Are You Providing Your Esthetic Clients Good Customer Service?

Have you ever walked into an establishment and had terrible customer service? For example, you walk into a restaurant, and it takes an hour to get seated. When you finally get a seat, you wait another 20 minutes before the server comes over to take your drink order. The server is snarky and has a bad attitude. The table you were seated at is still dirty. How does that make you feel? What is your impression of the restaurant you are in? Will you be coming back? How does this behavior affect the server’s tip? We’ve all had bad customer service experiences. This same concept holds true of your spa and treatment room space. Is it unkempt with torn magazines in the waiting area, the front desk cluttered with food and beverage wrappers, and the wrong music for the environment? Perhaps the overall ambiance just doesn’t invite a relaxing spa experience. For every bad encounter we have, we will tell 10 people, and for every good experience we may only tell two.

Customer service is not just about being friendly—it’s about creating an experience that makes the client want to return again and again. How can you make sure your clients always feel special? Here are some simple customer service tips you can apply to your business today. 

1. Personalize Your Work  ASCP member tweezes Brows

Your rapport sets the framework for your working client relationship, but if you can’t deliver more than a traditional European facial, then your client may question your value as an esthetician. Through the consultation, you should quickly be able to devise a treatment plan that will address your clients’ needs. This of course is standard in any spa, but it’s the way you deliver your treatment plan, the finishing touches, the follow-up call afterward, and even the products and education you provide your clients that makes your work personal to you and sets you apart from the rest.  

2. Hear the Client  

To personalize your work, you must really listen to your client. Sometimes the needs of the client do not match the desires of the client. Your client consultation is critical here. Remove your preferences from the equation and hear what your client prefers. Help them identify what they want if they’re unsure how to explain it, and educate your client on the conditions presenting on their skin and how to change them.  

3. Pay Attention to Details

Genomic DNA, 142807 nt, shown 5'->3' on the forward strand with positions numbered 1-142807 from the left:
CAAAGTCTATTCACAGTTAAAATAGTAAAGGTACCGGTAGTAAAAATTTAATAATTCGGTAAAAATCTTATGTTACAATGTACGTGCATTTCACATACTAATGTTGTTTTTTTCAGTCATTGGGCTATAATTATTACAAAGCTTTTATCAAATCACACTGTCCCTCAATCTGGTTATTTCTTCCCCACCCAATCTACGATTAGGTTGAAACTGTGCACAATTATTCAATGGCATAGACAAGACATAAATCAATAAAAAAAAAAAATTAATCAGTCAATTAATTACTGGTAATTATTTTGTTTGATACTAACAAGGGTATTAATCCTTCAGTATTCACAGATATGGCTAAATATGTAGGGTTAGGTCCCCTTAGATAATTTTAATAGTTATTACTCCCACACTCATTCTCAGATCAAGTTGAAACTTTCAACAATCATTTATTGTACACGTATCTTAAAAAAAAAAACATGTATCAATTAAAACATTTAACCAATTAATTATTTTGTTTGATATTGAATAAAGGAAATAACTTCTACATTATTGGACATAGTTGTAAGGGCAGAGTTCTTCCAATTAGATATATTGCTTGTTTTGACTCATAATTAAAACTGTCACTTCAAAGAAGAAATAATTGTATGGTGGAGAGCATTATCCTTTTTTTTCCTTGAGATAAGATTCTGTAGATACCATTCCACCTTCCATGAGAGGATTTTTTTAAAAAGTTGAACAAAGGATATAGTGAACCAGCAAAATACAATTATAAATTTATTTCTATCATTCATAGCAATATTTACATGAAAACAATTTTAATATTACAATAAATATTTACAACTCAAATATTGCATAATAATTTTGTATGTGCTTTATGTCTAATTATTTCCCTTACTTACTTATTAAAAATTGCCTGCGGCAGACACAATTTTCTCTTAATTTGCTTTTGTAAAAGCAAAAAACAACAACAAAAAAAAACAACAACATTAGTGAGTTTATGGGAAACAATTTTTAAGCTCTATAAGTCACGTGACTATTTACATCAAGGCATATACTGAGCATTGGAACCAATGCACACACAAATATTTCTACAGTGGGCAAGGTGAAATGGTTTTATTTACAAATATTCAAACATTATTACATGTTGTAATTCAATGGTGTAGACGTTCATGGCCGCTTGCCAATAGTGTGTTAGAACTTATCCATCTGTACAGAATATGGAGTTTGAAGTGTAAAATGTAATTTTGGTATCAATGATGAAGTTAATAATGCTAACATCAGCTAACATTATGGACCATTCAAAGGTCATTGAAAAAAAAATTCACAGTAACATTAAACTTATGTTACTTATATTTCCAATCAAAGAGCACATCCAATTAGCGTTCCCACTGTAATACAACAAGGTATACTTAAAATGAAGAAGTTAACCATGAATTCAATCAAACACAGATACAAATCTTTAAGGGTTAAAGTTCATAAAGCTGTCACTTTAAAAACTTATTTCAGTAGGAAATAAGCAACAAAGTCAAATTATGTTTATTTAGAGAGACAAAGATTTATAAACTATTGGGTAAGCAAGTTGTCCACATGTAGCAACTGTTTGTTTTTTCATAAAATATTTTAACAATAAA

Sometimes it’s the little things that make or break relationships. Did the client mention their skin is feeling dry? Offer a moisturizing treatment to help with that problem. Did they happen to say that at the last spa they visited they felt rushed? This is a cue to take a few extra minutes and allow your client time to relax.

Take the time to walk through the spa as if you were the client. Pay attention to the tiniest details: Does the retail shelf look dusty? Are the towels stained? Do you have chipped paint on the walls? Is the bathroom up to your own standards? Your attention to detail tells the client you care about their experience.  

4. Be Present  

Clear your mind before every appointment. This task is as important to your preparation for the client as sanitation from the previous client. Ground yourself, meditate, or simply find a moment of silence to shake off the previous client and prepare to help the next. (Note: Be wary of double- and triple-booking for this reason. Overbooking your capacity to focus on each individual client will hurt your customer service.)  

5. Personalize the Experience  ASCP Member performs makeup application

It’s important to personalize each client’s experience. Would they like a hot tea or sparkling water? Maybe let them play with product samples while they wait for their appointment. Or how about offering them warm booties while getting that great facial massage. These things tell clients they are the most important people in that moment.  

6. Educate the Client  

With each treatment, explain not only the process and products you intend to use, but also the expectations, home care, and ballpark pricing. Make sure to educate them about the products needed to achieve their skin care goals. Our clients come to us because we are the professionals. Something as small as how to properly wash their face if they do not know how is a small step toward providing great customer service.

7. Make It Easy  

No one wants to work too hard to spend their money. If you don’t accept credit cards, you should. Don’t offer online booking? Why not? These are simple ways to make life easier for clients. Before the client leaves, ask when (not if) they want to rebook, or offer to call them in two weeks for rescheduling. Your clients want an EASY button; give it to them.  

If you’ve done your job right, your client has only positive, special memories of their experience with you. They will tell others what a great service they just had, and they may even create a social post about it. Even better will be when they pick up the phone and schedule their next appointment!  

By ASCP Staff

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